Perhaps the most innovative aspect of Elon Law’s curriculum is that learning opportunities are logically sequenced to enable students to take on increasing levels of responsibility within the legal profession as they progress through law school. Research presented at the Second National Symposium on Experiential Education in Law indicated that students who benefit from iterative and immersive practice experiences in law school become more deeply engaged in their courses and identify career goals earlier. Elon provides students with a dynamic interplay between these iterative, immersive experiences in practice and rigorous courses to achieve exceptional learning outcomes and accelerated career development. The sequence of Elon Law experiences is designed to enrich students’ knowledge and skills, accelerate their professional development and broaden their career opportunities.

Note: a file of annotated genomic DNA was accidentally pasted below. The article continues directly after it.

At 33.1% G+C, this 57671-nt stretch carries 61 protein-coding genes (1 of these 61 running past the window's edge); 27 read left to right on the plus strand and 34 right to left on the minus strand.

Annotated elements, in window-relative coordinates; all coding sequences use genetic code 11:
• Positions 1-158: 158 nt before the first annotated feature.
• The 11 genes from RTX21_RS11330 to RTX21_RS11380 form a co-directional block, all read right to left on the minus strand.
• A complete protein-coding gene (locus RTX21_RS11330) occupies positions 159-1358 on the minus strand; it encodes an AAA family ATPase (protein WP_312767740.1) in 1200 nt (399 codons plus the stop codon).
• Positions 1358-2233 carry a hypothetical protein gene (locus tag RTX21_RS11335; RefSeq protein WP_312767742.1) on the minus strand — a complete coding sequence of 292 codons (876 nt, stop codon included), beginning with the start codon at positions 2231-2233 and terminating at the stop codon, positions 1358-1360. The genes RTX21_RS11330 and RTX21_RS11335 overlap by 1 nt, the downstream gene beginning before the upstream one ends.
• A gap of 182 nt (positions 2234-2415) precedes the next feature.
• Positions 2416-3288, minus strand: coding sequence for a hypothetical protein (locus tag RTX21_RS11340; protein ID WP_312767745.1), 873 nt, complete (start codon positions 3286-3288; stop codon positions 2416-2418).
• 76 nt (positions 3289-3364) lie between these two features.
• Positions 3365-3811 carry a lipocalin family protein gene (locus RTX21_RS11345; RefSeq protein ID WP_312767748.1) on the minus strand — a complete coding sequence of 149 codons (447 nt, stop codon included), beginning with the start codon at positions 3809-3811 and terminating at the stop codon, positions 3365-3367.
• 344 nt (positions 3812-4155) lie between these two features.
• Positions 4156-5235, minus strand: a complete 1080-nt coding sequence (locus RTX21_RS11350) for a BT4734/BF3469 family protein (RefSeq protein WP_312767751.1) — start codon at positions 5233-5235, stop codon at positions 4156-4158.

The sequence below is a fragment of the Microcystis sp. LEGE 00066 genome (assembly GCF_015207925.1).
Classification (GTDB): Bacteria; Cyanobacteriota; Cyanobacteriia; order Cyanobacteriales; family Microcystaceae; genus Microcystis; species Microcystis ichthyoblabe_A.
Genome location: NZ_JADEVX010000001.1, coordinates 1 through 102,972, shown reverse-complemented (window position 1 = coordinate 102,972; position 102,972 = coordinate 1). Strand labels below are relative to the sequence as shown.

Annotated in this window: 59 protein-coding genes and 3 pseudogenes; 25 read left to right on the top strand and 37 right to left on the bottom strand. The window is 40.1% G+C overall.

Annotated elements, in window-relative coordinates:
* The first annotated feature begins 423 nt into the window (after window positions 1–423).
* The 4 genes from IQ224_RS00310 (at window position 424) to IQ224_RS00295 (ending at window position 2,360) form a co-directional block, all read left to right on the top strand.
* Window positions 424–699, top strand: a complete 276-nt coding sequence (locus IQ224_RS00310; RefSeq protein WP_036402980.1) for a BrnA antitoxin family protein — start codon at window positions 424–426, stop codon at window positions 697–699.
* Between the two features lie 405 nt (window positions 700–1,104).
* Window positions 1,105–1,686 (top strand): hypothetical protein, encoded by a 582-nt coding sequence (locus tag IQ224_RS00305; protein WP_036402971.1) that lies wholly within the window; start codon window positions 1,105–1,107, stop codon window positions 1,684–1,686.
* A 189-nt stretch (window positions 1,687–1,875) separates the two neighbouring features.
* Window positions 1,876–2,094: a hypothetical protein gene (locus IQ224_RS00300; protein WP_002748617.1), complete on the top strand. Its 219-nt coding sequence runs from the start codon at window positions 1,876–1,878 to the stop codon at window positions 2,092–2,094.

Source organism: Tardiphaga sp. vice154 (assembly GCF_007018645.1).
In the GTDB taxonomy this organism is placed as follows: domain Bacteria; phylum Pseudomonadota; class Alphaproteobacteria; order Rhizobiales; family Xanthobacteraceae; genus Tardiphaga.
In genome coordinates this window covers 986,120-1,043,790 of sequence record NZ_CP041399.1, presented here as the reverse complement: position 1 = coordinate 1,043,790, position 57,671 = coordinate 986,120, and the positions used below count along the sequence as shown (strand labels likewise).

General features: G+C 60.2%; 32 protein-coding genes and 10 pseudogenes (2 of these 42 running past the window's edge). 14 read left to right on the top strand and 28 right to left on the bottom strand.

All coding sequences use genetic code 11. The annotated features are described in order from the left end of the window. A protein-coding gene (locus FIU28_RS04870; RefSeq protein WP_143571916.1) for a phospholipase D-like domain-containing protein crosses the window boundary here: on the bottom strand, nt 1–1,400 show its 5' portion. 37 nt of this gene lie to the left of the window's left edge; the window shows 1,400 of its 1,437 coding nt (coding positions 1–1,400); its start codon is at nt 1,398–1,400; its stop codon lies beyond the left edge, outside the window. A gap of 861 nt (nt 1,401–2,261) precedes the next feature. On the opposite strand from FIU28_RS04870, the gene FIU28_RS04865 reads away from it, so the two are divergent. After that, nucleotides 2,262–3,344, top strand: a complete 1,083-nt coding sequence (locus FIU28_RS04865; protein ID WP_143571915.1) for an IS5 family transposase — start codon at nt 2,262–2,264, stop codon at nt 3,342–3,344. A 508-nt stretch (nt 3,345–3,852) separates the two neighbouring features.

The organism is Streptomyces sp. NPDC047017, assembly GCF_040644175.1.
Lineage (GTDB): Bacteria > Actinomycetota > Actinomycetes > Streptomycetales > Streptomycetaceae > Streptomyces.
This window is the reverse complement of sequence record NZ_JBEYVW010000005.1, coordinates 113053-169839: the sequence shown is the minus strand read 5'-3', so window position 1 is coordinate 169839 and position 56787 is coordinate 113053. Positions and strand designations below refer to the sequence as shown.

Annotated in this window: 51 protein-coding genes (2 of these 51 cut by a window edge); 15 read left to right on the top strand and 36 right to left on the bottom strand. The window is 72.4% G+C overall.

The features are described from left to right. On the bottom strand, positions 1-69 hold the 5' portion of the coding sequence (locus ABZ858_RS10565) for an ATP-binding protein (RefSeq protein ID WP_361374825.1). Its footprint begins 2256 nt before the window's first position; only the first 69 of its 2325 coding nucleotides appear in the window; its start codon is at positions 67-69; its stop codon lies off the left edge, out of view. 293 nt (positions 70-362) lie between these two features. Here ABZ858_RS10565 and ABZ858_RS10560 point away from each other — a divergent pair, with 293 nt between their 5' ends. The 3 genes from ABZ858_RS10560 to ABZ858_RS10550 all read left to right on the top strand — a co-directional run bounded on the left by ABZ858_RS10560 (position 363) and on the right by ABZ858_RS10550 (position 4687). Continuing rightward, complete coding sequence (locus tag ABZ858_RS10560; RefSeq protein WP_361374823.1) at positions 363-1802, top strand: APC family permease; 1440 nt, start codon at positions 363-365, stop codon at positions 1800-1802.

In addition to the experiences integrated into the law school curriculum at Elon, each student benefits from a four-person Student Success Team that includes a faculty advisor, an attorney mentor, an executive leadership coach and a career consultant. As students progress through law school, their advising teams collaborate to identify courses and work placements that advance each student's knowledge, skills and professional goals within their areas of interest.  The student will capture a variety of work products on an e-portfolio that memorializes these intentions for ease of sharing with faculty members, prospective employers and others interested in the student’s professional progress.